People love to complain, too dry or too wet, too hot or too cold, hungry or overfilled
We are back to wishing it would rain. Seems like it has showered on every town around and left all the pastures dry. I don’t understand that, but I know it happens. Another thing I find interesting is the fact that the morning dew is plentiful and appears
My air conditioner is working great! The great outdoors in my area is now in the throes of real summer, temps running over 90 and heat indexes in the triple digits. I step out for a few minutes — walking to my pickup for instance — and my clothes are pretty damp instantly. Then, when I go into the home of my close relative, my dampness changes into a cloak of frozen material! I have not a clue about the setting of the temp on the air conditioner because I have been in dire straits for touching it many times. I just suffer in silence.
We are back to wishing it would rain. Seems like it has showered on every town around and left all the pastures dry. I don’t understand that, but I know it happens. Another thing I find interesting is the fact that the morning dew is plentiful and appears to be as much as a light rain as a feller walks through it to the barn.
This sets up a perfect scenario for hoof rot — not my feet but the cattle on any grass that is thick and deep. Hooves that never dry out are sure susceptible to all kinds of bacteria.
We went to a big horse sale this last week. A couple of the grands are considering themselves to be in need of a faster, younger and professionally-trained mount. I have tried to explain the difference between a good cold-blooded horse trained by a good handler and the kind they think they want. We sat through five hours of high dollar horses, and I mean really good horses and trained to handle.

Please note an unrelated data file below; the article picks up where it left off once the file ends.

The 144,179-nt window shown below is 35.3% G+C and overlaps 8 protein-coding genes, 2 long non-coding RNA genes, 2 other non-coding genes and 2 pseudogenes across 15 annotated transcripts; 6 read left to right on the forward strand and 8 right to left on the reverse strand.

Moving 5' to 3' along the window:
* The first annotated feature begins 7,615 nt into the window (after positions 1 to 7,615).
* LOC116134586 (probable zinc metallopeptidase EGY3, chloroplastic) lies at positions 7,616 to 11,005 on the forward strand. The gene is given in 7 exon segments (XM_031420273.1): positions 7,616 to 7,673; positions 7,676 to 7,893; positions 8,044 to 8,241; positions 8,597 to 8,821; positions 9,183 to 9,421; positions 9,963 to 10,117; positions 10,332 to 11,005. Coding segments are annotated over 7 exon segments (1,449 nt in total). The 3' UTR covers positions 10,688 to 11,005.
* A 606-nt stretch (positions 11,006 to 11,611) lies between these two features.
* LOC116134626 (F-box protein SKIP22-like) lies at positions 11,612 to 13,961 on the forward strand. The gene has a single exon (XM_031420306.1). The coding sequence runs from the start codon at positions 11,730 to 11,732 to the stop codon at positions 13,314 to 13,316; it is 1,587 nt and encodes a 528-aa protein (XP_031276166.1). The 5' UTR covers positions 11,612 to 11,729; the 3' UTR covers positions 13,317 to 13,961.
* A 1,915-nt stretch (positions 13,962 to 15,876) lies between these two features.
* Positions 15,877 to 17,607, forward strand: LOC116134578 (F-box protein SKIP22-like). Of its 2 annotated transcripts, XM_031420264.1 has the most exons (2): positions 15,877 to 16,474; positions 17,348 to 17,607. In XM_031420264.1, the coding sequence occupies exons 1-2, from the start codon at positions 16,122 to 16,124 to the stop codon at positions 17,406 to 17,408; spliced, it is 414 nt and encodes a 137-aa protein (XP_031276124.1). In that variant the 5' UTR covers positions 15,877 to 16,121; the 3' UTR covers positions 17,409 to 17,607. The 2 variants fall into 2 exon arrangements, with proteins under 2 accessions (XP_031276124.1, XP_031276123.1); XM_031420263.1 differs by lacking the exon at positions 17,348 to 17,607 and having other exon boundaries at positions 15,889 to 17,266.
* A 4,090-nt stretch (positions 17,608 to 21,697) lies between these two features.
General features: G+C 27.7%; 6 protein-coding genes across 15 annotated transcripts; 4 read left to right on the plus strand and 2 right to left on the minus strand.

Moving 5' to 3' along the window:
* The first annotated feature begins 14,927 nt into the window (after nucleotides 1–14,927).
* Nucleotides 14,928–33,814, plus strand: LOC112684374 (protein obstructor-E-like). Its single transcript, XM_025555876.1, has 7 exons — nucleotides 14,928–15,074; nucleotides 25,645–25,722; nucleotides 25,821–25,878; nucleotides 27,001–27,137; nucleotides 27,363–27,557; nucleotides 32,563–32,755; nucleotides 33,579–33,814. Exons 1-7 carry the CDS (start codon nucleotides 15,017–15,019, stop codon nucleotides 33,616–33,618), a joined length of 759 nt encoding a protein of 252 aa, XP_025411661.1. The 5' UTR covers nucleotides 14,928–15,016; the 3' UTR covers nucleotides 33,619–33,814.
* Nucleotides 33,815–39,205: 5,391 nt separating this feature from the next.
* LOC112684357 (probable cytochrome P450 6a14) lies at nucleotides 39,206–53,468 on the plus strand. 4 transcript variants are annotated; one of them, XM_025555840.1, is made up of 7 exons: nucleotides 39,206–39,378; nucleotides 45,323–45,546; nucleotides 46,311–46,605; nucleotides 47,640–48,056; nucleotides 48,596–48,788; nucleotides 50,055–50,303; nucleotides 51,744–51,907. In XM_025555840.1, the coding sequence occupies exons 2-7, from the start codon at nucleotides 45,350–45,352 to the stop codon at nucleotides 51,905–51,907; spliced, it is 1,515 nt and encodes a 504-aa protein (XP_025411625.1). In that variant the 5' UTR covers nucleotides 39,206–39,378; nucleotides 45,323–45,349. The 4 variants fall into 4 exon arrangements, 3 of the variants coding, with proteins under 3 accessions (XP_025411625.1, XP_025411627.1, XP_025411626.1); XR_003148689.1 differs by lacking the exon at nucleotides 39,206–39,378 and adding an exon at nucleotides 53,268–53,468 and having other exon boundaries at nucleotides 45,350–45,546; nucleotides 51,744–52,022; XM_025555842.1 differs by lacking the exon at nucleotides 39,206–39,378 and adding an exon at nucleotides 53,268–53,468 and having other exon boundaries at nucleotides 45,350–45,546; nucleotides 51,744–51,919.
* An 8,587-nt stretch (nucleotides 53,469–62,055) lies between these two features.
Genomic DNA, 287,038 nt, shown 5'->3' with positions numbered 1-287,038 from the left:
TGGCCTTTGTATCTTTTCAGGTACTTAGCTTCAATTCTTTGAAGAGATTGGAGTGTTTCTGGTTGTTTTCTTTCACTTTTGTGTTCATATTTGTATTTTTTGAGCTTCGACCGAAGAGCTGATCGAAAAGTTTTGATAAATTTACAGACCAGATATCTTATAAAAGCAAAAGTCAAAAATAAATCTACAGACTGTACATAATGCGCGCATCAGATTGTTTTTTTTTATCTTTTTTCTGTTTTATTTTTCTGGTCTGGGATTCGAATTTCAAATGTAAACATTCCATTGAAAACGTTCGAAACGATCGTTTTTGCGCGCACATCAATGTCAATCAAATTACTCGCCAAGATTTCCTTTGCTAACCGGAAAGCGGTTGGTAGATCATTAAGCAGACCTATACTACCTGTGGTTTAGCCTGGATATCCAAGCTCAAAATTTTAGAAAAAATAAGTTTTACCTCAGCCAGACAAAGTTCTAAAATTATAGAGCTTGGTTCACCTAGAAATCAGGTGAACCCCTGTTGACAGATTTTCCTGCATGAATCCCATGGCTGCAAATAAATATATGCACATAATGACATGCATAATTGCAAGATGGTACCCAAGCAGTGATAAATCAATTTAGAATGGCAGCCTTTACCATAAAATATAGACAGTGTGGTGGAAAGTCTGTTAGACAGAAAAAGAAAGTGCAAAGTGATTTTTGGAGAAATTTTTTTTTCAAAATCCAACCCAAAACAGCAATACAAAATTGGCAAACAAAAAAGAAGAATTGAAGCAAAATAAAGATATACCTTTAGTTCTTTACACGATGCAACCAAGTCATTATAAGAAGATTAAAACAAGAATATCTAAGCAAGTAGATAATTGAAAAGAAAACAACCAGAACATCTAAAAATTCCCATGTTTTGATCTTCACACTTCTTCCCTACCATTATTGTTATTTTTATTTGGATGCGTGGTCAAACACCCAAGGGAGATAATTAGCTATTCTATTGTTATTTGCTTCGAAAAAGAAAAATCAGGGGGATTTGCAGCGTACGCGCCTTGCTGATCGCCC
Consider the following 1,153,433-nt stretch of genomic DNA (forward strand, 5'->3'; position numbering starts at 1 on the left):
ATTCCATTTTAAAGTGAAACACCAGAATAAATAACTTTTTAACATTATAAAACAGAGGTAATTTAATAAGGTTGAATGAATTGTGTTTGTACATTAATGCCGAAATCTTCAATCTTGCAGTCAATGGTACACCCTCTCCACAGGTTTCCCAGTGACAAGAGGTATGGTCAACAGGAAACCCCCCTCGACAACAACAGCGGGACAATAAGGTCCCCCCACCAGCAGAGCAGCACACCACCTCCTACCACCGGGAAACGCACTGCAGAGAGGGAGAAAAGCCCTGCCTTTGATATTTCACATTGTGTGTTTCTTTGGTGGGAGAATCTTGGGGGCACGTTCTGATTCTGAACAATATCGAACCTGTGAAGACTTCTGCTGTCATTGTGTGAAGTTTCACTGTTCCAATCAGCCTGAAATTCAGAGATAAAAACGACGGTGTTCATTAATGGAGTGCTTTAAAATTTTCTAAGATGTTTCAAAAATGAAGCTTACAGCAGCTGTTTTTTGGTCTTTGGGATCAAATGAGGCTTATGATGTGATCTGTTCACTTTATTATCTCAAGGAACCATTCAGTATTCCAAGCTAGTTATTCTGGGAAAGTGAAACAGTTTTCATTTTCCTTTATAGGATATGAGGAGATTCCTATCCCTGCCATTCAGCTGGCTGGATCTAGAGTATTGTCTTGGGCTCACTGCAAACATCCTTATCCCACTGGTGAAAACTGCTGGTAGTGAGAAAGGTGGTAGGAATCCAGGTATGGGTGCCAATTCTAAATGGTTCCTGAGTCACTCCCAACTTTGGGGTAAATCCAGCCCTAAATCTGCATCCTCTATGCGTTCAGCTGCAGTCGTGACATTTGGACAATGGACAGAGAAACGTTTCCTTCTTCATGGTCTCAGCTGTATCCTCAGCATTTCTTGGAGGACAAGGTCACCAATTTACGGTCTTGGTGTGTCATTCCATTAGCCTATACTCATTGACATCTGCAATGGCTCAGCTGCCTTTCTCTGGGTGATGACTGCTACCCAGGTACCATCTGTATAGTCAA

The grands were pretty fascinated the whole time. They didn’t say much as we headed for the pickup to leave but began talking on the drive home. The shock factor had settled in on the teenagers, one being 14 and the other 13.
The questions of why can’t we buy were taken care of. They had never suspected the cost of horses to be so steep. I believe they will work on their owned steeds a little harder now. Horse and rider could both use some practice.
The cows for spring calving are about all bred. We will leave the bulls in for another couple of weeks and then wait to see who is open and taking a trip to the golden arches. I don’t have any desire to sell any of the cows but, if they are open, a feller can’t make them pay out for another year. The fall calving herd is looking good — about three months and we will have some calves on the ground again.
It is my opinion, and everyone has one, people love to complain. I needed rain at the beginning of this column and then complained about hoof rot a few sentences later. Too dry or too wet, too hot or too cold, hungry or overfilled seems to be the lament. I figure on making the change in the morning to a man who is thankful for all, and I intend to be diligent about it. I will not gripe about a thing, fuss about anything or nag the offspring to hurry for a week and see if that resets my disposition. I will let you know how that works!
Bill is the pen name used by the Gravette area author of this weekly column. Opinions expressed are those of the author.